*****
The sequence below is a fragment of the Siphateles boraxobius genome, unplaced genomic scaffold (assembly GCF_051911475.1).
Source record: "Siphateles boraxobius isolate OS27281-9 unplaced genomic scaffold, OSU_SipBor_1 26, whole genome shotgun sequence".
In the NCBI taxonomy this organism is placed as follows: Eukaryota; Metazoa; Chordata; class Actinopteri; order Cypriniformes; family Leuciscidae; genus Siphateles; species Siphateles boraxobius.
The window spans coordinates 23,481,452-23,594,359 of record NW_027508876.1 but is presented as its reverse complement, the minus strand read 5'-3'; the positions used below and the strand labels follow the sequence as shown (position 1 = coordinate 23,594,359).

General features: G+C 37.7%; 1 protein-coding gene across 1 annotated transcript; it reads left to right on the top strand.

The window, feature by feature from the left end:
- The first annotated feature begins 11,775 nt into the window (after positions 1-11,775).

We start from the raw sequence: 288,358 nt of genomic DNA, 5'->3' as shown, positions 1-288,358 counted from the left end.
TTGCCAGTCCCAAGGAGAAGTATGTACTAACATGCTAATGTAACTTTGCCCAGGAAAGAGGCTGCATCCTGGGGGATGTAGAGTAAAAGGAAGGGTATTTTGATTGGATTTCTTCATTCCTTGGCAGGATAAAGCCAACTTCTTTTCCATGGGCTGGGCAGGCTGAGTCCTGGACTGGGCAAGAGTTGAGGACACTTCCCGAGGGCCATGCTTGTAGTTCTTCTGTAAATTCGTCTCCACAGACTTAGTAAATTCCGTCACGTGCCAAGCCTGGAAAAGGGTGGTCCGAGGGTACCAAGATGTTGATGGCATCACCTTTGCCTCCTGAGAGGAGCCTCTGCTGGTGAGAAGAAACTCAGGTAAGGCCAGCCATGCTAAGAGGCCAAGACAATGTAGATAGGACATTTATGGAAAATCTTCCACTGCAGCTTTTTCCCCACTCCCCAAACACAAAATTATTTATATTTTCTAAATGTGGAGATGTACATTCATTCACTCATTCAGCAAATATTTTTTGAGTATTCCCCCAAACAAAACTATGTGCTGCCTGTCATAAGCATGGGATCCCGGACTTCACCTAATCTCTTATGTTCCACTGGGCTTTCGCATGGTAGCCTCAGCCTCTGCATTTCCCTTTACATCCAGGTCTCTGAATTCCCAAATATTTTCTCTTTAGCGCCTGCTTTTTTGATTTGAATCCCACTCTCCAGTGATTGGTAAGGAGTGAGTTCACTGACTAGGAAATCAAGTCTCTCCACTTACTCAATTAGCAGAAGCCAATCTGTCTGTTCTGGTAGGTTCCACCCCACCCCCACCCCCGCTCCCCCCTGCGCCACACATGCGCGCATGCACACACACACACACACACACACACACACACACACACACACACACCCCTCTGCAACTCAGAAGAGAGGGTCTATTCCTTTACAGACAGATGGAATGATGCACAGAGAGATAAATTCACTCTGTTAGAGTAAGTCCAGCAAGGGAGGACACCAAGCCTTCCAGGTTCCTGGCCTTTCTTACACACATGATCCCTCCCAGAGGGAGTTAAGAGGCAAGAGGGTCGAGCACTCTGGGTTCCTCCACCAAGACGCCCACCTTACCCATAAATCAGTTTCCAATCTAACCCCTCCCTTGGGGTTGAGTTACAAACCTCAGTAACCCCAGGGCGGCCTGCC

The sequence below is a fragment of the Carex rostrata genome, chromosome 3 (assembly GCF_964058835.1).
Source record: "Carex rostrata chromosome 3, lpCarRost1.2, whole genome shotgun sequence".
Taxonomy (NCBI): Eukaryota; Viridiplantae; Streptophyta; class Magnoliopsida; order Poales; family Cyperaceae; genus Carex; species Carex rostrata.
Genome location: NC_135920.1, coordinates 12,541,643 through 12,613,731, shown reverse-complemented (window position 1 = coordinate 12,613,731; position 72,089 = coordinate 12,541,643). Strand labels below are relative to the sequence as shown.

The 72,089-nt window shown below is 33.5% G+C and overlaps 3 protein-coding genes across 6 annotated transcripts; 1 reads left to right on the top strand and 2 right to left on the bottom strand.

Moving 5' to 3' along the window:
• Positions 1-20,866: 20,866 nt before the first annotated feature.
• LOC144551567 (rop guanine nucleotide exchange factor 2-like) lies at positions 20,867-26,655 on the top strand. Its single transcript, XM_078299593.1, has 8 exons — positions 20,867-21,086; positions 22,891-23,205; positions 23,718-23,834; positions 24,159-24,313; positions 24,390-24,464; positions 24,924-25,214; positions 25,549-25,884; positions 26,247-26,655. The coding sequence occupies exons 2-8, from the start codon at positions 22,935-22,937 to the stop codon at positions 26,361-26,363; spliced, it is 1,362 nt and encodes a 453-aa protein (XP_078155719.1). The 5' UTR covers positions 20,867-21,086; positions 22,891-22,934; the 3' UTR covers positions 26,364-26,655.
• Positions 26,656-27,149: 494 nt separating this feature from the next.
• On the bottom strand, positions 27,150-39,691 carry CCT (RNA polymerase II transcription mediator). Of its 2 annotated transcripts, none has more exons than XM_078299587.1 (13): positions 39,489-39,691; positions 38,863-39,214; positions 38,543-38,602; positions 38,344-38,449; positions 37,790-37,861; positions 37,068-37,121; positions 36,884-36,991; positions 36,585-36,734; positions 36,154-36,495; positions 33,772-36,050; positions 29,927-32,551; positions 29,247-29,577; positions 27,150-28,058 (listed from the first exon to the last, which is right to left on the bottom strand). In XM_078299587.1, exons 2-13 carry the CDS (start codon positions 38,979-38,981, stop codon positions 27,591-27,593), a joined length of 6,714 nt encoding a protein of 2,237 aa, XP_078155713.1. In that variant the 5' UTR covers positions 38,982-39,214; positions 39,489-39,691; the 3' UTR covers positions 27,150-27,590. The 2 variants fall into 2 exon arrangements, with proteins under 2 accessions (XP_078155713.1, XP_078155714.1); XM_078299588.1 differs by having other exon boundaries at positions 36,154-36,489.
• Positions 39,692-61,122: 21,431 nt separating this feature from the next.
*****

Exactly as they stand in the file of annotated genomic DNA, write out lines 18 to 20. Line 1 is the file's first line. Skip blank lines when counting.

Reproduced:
• Positions 26,656-27,149: 494 nt separating this feature from the next.
• On the bottom strand, positions 27,150-39,691 carry CCT (RNA polymerase II transcription mediator). Of its 2 annotated transcripts, none has more exons than XM_078299587.1 (13): positions 39,489-39,691; positions 38,863-39,214; positions 38,543-38,602; positions 38,344-38,449; positions 37,790-37,861; positions 37,068-37,121; positions 36,884-36,991; positions 36,585-36,734; positions 36,154-36,495; positions 33,772-36,050; positions 29,927-32,551; positions 29,247-29,577; positions 27,150-28,058 (listed from the first exon to the last, which is right to left on the bottom strand). In XM_078299587.1, exons 2-13 carry the CDS (start codon positions 38,979-38,981, stop codon positions 27,591-27,593), a joined length of 6,714 nt encoding a protein of 2,237 aa, XP_078155713.1. In that variant the 5' UTR covers positions 38,982-39,214; positions 39,489-39,691; the 3' UTR covers positions 27,150-27,590. The 2 variants fall into 2 exon arrangements, with proteins under 2 accessions (XP_078155713.1, XP_078155714.1); XM_078299588.1 differs by having other exon boundaries at positions 36,154-36,489.
• Positions 39,692-61,122: 21,431 nt separating this feature from the next.